And like any savvy modern-day college coach, Kelly has shown a willingness to let himself look silly, whether it’s getting down on one knee to flash “deuces” with a few players on the tarmac last week or bouncing around in the victorious postgame celebrations.
“You’ve seen the videos of him dancing in the locker room – if you could call it dancing,” Mustipher says. “It’s good. It’s all good.”
If teams indeed take on the personality of their coach, then perhaps it’s no surprise this Notre Dame edition has been so cool under pressure while letting its talent flow.
“Just staying calm in the moment, not being too high or too low, is always good,” junior defensive end Khalid Kareem says. “When coach Kelly speaks, everyone definitely listens, so it’s always good to make a joke or make light of a tough situation. That’s something I try to do myself.”
What’s the use in reaching your boiling point if it only causes you to fail?
“You don’t need to always be uptight,” says Kareem, second on the team with 4.5 sacks. “Loosen up a little bit.”
Kelly set the tone back in early August when he canceled a practice session at training camp and let his team play the brand-new Call of Duty video game instead. He also brought in a magician to entertain the troops.
“I don’t care what any football player says,” Mustipher says. “Knowing you get a day off at camp and not only that but you get to play a new video game? I’ve been dreaming about that since I arrived here for freshman camp. That was awesome.”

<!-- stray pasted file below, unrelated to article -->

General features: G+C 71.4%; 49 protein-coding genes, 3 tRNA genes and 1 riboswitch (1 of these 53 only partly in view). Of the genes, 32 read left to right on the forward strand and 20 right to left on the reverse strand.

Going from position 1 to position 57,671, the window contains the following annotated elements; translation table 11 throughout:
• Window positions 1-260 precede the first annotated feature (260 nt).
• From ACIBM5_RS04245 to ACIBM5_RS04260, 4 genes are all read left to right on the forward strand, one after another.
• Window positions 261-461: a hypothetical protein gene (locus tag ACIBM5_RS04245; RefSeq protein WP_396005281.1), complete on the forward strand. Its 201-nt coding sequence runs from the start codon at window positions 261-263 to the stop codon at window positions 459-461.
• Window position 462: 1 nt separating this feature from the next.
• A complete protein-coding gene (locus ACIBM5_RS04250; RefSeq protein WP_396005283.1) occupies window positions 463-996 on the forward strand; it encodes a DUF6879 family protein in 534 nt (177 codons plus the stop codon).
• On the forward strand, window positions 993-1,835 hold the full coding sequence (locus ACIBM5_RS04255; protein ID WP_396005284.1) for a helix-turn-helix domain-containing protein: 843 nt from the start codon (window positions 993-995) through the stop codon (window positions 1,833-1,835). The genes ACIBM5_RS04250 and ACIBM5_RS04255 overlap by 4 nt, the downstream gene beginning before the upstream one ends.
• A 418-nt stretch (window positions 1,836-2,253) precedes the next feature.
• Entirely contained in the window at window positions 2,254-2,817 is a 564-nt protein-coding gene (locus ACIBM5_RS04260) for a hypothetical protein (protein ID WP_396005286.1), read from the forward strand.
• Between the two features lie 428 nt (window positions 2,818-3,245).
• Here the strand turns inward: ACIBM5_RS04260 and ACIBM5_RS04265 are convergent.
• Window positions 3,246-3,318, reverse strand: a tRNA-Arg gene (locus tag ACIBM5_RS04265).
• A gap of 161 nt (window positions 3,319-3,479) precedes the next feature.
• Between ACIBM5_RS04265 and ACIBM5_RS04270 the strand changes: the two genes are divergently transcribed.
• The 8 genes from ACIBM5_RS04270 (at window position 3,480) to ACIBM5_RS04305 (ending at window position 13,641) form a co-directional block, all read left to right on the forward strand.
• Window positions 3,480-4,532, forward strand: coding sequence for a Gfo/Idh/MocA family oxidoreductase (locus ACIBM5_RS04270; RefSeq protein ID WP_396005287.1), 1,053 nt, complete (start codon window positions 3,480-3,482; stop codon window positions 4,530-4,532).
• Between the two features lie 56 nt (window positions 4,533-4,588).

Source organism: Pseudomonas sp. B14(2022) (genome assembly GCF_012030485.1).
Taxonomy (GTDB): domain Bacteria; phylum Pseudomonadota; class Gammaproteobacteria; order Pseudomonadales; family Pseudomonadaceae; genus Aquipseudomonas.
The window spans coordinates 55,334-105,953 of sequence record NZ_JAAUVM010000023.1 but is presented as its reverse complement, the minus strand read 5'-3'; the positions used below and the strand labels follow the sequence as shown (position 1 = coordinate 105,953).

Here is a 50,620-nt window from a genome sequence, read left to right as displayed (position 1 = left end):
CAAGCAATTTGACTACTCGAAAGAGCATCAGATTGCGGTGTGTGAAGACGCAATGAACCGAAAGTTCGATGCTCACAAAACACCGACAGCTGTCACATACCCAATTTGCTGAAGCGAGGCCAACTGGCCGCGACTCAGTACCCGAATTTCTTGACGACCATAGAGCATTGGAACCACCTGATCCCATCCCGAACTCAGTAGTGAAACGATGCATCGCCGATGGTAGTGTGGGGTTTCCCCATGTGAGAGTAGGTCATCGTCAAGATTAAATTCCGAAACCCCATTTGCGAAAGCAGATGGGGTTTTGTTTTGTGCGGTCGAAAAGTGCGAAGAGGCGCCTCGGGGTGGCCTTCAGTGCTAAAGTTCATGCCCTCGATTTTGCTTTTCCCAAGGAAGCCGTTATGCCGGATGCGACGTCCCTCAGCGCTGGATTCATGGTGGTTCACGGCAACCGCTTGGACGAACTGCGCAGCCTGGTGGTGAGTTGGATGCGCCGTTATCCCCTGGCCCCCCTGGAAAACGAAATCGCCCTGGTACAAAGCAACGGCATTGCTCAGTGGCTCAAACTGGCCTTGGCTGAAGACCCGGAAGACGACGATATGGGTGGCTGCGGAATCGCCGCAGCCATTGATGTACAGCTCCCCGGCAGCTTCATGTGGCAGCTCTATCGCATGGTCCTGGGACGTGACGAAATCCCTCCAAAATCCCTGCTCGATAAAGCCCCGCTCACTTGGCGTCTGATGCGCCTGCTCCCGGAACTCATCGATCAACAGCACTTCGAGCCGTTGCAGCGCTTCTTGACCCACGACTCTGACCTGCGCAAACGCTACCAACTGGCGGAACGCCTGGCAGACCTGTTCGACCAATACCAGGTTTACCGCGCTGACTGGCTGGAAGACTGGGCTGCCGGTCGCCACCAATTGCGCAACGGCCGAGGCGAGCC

Says Kelly: “As long as they do their job, I have no problem with having to listen to music that I’m not very familiar with and routines that are a little bit different. I can adapt and manage to that. It’s certainly a group that when it’s time to lock in and focus, they do a very good job.”
Perhaps that’s also due to the continued influence of Amber Selking, the former Notre Dame soccer player now in her second season as a sports psychologist/mental performance consultant for the Irish football program.
“I wouldn’t say we’re relaxed, but we know when to turn it on and off,” Kareem says. “You know there’s a time to mess around, but then you know how to be serious. You don’t have to really be in your zone until you’re on that field. That’s something Dr. Selking has been preaching to us too.”
Irish players quickly rattle off the three levels of focus that Selking has taught them to manage.
“Level One is, like, just chilling,” Kareem says. “On the sidelines, being coached up, that’s like Level Two. You’re locked in, but you don’t have to be at your highest level. You’re starting to build toward Level Three.”
“When you step on that field,” Kareem says, “that’s when you turn it on.”
Follow IndyStar and USA TODAY Notre Dame Insider Mike Berardino on Twitter at @MikeBerardino.